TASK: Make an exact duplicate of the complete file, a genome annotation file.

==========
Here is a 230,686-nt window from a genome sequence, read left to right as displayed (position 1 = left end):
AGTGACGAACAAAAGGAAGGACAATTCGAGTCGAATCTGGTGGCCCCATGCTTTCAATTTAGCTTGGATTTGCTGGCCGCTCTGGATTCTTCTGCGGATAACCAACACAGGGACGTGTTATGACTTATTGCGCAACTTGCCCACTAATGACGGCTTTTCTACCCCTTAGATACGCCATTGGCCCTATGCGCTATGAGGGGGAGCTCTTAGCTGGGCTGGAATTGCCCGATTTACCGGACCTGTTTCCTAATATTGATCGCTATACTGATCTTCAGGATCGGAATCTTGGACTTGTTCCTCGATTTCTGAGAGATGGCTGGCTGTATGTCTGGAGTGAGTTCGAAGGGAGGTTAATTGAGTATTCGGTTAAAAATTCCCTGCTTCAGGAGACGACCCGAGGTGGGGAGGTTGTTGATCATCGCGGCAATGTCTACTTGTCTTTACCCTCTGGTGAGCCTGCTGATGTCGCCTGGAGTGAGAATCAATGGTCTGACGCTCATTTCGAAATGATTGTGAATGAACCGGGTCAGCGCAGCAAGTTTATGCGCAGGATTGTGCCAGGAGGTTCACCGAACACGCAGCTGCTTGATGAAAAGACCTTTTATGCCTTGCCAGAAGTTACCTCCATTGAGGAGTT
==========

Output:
Here is a 230,686-nt window from a genome sequence, read left to right as displayed (position 1 = left end):
AGTGACGAACAAAAGGAAGGACAATTCGAGTCGAATCTGGTGGCCCCATGCTTTCAATTTAGCTTGGATTTGCTGGCCGCTCTGGATTCTTCTGCGGATAACCAACACAGGGACGTGTTATGACTTATTGCGCAACTTGCCCACTAATGACGGCTTTTCTACCCCTTAGATACGCCATTGGCCCTATGCGCTATGAGGGGGAGCTCTTAGCTGGGCTGGAATTGCCCGATTTACCGGACCTGTTTCCTAATATTGATCGCTATACTGATCTTCAGGATCGGAATCTTGGACTTGTTCCTCGATTTCTGAGAGATGGCTGGCTGTATGTCTGGAGTGAGTTCGAAGGGAGGTTAATTGAGTATTCGGTTAAAAATTCCCTGCTTCAGGAGACGACCCGAGGTGGGGAGGTTGTTGATCATCGCGGCAATGTCTACTTGTCTTTACCCTCTGGTGAGCCTGCTGATGTCGCCTGGAGTGAGAATCAATGGTCTGACGCTCATTTCGAAATGATTGTGAATGAACCGGGTCAGCGCAGCAAGTTTATGCGCAGGATTGTGCCAGGAGGTTCACCGAACACGCAGCTGCTTGATGAAAAGACCTTTTATGCCTTGCCAGAAGTTACCTCCATTGAGGAGTT